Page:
Cornell University. I wouldn’t be anywhere without Cornell. It was a great stepping stone for me. The name, Cornell, carries a tremendous weight with it. Unfortunately, it seems to have lost its way a little bit in terms of international agriculture, living a bit too much off its reputation. I think it will probably come back. Dave Thurston [professor of international agriculture and plant pathology there] was a wonderful guy and adviser; he opened many doors for me. I have many colleagues there. I could not have been anywhere close to where I am today without the experience at Cornell.
Oregon State University. Oregon State opened my eyes to what graduate education could be. Don Zobel was my major professor. I was unbelievably fortunate to take a forest pathology class from Lew Roth [photo]. He was one of the great fathers of forest pathology. Among all the people I’ve ever worked with, he excited me about the beauty of what plant-pathogen interaction is. I was newly-married then—a wonderful, wonderful time to be alive and be exposed to what education can be.
University of Illinois. It was greatly underappreciated, at the time, by me. I took it for granted. Turns out I got just an outstanding education. As I mentioned earlier, by just probably pure luck, I ended up with a set of courses and educational experiences that was probably equivalent to the best of the smaller Ivy League schools such as Harvard, or Yale. I didn’t appreciate what I was getting at Illinois.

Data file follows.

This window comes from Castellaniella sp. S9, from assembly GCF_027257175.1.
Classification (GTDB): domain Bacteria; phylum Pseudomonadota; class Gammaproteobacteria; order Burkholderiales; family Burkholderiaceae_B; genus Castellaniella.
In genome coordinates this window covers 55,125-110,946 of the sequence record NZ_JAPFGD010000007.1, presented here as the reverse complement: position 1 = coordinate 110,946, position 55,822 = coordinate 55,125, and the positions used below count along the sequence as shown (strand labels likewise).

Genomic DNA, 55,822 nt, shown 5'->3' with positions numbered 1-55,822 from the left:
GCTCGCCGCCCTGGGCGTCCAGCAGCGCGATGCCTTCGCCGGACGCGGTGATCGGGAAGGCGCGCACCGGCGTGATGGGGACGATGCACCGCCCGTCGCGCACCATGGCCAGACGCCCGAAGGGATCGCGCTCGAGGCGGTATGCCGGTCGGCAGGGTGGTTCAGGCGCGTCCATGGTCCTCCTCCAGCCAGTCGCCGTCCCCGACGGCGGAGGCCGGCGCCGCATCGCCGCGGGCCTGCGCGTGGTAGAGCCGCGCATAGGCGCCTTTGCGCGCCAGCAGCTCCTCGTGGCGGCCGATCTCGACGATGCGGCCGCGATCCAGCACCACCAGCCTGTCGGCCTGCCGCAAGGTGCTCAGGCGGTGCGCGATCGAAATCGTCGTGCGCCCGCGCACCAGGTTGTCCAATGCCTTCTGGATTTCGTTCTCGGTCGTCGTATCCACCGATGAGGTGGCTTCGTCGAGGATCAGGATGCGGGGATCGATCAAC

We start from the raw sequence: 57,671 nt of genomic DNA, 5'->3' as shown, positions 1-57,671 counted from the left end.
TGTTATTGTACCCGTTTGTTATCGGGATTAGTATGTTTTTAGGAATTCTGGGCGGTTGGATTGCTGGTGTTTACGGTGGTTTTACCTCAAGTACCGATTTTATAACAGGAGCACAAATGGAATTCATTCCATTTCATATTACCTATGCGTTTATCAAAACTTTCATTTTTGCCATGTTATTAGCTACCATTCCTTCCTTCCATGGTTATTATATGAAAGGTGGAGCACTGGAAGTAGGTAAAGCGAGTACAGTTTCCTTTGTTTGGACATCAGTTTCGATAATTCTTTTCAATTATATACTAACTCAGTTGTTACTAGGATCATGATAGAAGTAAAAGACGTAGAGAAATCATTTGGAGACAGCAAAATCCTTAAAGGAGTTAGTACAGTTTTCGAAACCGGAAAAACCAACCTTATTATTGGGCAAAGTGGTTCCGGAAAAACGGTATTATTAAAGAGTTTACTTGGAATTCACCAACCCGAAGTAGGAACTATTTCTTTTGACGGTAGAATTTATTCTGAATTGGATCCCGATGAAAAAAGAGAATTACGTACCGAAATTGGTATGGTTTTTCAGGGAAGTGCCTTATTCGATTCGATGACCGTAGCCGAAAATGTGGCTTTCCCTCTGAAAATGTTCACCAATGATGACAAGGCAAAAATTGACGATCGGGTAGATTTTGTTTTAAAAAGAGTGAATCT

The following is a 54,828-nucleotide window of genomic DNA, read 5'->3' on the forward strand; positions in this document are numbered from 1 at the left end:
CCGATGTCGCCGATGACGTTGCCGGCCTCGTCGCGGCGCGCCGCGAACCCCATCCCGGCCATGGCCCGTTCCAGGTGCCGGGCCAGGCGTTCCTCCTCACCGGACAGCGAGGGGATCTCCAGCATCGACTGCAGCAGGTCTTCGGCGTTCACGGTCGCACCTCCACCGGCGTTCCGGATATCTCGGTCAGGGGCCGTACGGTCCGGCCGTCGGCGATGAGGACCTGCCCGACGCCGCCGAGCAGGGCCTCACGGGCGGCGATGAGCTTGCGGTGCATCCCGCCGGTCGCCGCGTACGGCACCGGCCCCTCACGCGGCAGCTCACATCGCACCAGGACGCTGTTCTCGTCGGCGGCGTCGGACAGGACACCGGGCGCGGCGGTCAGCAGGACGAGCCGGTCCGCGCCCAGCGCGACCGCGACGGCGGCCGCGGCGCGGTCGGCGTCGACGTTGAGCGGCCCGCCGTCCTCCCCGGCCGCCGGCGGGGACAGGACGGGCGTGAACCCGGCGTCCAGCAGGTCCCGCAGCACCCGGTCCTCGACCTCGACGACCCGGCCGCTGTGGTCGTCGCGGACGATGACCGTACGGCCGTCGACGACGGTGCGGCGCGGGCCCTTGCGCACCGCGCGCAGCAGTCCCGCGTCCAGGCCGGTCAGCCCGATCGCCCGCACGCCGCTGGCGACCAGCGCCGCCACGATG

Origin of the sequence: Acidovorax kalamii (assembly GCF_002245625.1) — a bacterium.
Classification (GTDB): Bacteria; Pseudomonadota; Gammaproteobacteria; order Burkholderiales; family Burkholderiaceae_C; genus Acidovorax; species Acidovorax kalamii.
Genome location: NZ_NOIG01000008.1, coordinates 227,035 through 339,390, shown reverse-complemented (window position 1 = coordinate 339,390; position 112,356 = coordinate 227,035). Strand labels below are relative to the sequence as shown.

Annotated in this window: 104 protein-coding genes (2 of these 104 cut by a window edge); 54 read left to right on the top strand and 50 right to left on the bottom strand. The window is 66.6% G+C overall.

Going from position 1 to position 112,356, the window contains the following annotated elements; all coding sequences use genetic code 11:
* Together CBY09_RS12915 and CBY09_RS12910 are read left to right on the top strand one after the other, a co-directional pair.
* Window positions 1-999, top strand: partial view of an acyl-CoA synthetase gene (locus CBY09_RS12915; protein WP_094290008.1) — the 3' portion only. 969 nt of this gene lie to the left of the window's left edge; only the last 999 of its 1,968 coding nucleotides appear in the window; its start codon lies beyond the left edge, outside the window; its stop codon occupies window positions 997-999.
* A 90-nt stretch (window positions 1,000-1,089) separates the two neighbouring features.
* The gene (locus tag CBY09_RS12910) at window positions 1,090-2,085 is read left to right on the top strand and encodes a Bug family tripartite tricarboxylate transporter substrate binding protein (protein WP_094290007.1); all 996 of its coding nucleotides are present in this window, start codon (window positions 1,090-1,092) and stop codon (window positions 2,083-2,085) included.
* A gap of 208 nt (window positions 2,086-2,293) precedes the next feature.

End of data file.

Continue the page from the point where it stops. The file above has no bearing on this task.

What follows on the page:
I mentioned earlier I took the world’s first French course there taught by a computer. I was back there to give a talk a few years ago. They got so much money coming from alumni—for buildings and other things. I walked into the lobby of the Computer Science building where they had transformed a huge atrium into a museum. As part of the museum, on display, was one of the consoles that I had sat at to take my first French class taught using the Plato system. It’s pretty disappointing when you go into a museum and one of the displays is something that you used.
Burundi. Working in Burundi with a national program for the first time gave me my first real responsibility—where they really couldn’t look to anybody else. I had a young family there. My telex number was 3; of course, everyone remembers what telex is—right? It was during the hiatus between two unbelievably grizzly series of genocides or massacres in the early 1970s and then the late 1990s. We were there during a very peaceful time.
It was very magical for my wife and me. We really enjoyed it tremendously and made close friends there. It was, to me, a sense that you could conduct agricultural research that was scientifically meaningful and relevant to farmers. I did some work that convinced me that science and development were not at opposite ends. You could ask important questions that are relevant to the needs of the small farmers. I love the country. Our regional rice research and development hub (new building in photo) was placed in Burundi for very good technical reasons. I won’t deny that I was easily convinced to put IRRI’s hub there because I think I owe a personal debt to Burundi because I learned so much when I was there and I think that the people and the farmers deserve the benefits of what we can do in rice. I would like to see a similar thing for the DRC [Democratic Republic of the Congo], which is where I got my start in development.